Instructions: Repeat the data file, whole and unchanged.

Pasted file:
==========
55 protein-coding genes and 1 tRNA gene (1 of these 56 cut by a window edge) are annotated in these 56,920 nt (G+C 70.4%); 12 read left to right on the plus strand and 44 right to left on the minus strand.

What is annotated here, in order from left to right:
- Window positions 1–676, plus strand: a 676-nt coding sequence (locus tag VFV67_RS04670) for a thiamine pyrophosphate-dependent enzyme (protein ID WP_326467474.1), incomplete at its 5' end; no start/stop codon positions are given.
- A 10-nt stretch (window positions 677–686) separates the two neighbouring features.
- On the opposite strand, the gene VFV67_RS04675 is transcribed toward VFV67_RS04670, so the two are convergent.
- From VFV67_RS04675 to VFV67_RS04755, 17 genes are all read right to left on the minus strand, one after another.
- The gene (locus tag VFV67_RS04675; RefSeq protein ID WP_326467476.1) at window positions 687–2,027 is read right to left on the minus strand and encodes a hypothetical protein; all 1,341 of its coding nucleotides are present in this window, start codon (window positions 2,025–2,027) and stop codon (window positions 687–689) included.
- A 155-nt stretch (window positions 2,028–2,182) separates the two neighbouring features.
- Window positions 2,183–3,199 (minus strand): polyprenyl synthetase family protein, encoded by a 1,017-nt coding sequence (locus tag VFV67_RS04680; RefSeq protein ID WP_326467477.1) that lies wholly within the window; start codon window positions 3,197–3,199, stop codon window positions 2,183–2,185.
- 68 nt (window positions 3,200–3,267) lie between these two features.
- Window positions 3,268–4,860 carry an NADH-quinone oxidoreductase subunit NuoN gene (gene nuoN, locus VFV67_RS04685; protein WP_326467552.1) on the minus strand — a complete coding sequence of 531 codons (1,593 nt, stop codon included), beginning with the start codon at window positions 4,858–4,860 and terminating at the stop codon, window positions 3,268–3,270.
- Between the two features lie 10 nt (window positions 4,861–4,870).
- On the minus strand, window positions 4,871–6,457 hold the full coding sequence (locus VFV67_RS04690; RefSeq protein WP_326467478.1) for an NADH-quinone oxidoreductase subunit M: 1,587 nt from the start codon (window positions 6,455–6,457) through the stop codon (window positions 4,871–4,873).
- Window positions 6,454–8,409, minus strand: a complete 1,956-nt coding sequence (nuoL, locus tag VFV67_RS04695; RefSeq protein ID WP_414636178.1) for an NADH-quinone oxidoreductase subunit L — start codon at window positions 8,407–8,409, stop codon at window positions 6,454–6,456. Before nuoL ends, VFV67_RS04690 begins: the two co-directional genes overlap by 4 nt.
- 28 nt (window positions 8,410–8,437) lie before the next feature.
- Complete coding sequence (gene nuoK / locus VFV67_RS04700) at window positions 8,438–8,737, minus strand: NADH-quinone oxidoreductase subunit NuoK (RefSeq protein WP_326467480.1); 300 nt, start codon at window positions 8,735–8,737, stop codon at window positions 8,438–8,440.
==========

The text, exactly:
55 protein-coding genes and 1 tRNA gene (1 of these 56 cut by a window edge) are annotated in these 56,920 nt (G+C 70.4%); 12 read left to right on the plus strand and 44 right to left on the minus strand.

What is annotated here, in order from left to right:
- Window positions 1–676, plus strand: a 676-nt coding sequence (locus tag VFV67_RS04670) for a thiamine pyrophosphate-dependent enzyme (protein ID WP_326467474.1), incomplete at its 5' end; no start/stop codon positions are given.
- A 10-nt stretch (window positions 677–686) separates the two neighbouring features.
- On the opposite strand, the gene VFV67_RS04675 is transcribed toward VFV67_RS04670, so the two are convergent.
- From VFV67_RS04675 to VFV67_RS04755, 17 genes are all read right to left on the minus strand, one after another.
- The gene (locus tag VFV67_RS04675; RefSeq protein ID WP_326467476.1) at window positions 687–2,027 is read right to left on the minus strand and encodes a hypothetical protein; all 1,341 of its coding nucleotides are present in this window, start codon (window positions 2,025–2,027) and stop codon (window positions 687–689) included.
- A 155-nt stretch (window positions 2,028–2,182) separates the two neighbouring features.
- Window positions 2,183–3,199 (minus strand): polyprenyl synthetase family protein, encoded by a 1,017-nt coding sequence (locus tag VFV67_RS04680; RefSeq protein ID WP_326467477.1) that lies wholly within the window; start codon window positions 3,197–3,199, stop codon window positions 2,183–2,185.
- 68 nt (window positions 3,200–3,267) lie between these two features.
- Window positions 3,268–4,860 carry an NADH-quinone oxidoreductase subunit NuoN gene (gene nuoN, locus VFV67_RS04685; protein WP_326467552.1) on the minus strand — a complete coding sequence of 531 codons (1,593 nt, stop codon included), beginning with the start codon at window positions 4,858–4,860 and terminating at the stop codon, window positions 3,268–3,270.
- Between the two features lie 10 nt (window positions 4,861–4,870).
- On the minus strand, window positions 4,871–6,457 hold the full coding sequence (locus VFV67_RS04690; RefSeq protein WP_326467478.1) for an NADH-quinone oxidoreductase subunit M: 1,587 nt from the start codon (window positions 6,455–6,457) through the stop codon (window positions 4,871–4,873).
- Window positions 6,454–8,409, minus strand: a complete 1,956-nt coding sequence (nuoL, locus tag VFV67_RS04695; RefSeq protein ID WP_414636178.1) for an NADH-quinone oxidoreductase subunit L — start codon at window positions 8,407–8,409, stop codon at window positions 6,454–6,456. Before nuoL ends, VFV67_RS04690 begins: the two co-directional genes overlap by 4 nt.
- 28 nt (window positions 8,410–8,437) lie before the next feature.
- Complete coding sequence (gene nuoK / locus VFV67_RS04700) at window positions 8,438–8,737, minus strand: NADH-quinone oxidoreductase subunit NuoK (RefSeq protein WP_326467480.1); 300 nt, start codon at window positions 8,735–8,737, stop codon at window positions 8,438–8,440.